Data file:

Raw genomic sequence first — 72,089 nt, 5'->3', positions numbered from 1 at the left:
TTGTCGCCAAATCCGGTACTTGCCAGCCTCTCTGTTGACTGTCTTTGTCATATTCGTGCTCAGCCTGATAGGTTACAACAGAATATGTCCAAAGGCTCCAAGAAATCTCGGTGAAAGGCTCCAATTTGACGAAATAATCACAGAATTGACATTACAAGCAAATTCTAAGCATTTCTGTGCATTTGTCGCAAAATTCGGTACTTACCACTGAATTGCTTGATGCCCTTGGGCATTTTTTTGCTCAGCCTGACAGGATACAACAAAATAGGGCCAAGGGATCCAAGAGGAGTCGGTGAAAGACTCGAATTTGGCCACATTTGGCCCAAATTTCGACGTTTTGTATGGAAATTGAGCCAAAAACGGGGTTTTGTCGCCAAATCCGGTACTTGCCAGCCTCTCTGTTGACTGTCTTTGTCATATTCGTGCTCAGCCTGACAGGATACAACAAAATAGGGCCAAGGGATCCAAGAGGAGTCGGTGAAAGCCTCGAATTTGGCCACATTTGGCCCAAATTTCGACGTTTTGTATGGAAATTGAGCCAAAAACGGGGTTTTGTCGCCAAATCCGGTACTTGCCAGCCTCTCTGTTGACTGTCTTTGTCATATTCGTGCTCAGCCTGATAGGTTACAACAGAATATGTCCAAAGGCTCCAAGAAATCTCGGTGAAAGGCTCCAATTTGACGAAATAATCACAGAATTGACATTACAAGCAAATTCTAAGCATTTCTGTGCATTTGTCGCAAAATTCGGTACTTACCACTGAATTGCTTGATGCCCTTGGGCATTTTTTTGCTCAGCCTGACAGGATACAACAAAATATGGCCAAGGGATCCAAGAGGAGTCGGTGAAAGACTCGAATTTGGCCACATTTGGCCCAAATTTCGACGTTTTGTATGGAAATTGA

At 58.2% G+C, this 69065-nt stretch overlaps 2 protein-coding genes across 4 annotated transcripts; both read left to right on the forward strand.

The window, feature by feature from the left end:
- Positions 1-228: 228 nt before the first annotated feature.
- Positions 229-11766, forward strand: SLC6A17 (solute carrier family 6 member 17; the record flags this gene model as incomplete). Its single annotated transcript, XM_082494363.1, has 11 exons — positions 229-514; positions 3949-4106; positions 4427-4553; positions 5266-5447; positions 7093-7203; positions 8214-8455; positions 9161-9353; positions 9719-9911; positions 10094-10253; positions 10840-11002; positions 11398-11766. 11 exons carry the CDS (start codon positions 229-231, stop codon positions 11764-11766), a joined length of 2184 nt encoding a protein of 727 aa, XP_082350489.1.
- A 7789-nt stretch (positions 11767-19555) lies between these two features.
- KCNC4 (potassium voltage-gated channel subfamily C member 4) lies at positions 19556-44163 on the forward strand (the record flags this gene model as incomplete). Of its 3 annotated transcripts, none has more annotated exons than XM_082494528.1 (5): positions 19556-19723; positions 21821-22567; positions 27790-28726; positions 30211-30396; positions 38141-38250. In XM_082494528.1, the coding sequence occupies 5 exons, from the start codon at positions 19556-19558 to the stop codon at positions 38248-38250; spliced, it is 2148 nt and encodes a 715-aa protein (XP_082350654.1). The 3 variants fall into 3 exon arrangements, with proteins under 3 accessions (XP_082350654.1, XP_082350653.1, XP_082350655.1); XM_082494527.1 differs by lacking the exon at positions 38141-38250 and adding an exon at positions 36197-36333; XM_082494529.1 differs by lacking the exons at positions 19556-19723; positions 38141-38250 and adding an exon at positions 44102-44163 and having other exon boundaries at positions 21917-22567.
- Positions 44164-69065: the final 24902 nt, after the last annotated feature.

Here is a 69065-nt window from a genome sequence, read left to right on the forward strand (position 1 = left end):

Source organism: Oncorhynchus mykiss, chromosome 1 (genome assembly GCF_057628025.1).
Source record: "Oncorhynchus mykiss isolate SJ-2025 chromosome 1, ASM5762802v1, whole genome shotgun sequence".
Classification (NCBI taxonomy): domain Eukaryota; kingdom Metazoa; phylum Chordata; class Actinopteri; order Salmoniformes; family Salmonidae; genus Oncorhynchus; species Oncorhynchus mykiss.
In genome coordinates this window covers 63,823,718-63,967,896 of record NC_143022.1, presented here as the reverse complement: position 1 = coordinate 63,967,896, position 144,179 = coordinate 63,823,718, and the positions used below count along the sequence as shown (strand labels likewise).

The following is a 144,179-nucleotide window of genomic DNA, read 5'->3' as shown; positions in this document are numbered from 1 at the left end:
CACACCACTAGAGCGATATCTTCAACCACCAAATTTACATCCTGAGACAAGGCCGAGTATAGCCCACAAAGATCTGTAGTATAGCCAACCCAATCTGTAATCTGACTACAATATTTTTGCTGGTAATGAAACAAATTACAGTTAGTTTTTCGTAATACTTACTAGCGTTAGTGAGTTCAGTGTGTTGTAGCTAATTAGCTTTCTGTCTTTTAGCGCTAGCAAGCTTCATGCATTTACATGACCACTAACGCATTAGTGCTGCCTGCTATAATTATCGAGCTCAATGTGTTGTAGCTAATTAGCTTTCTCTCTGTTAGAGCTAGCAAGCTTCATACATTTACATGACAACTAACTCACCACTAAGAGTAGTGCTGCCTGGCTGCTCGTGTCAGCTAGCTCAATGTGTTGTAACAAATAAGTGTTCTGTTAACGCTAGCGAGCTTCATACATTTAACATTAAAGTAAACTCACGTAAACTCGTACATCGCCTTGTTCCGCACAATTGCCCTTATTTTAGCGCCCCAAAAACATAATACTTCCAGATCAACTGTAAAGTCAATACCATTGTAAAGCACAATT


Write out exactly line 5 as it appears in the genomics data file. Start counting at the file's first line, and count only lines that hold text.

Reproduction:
- Positions 1-228: 228 nt before the first annotated feature.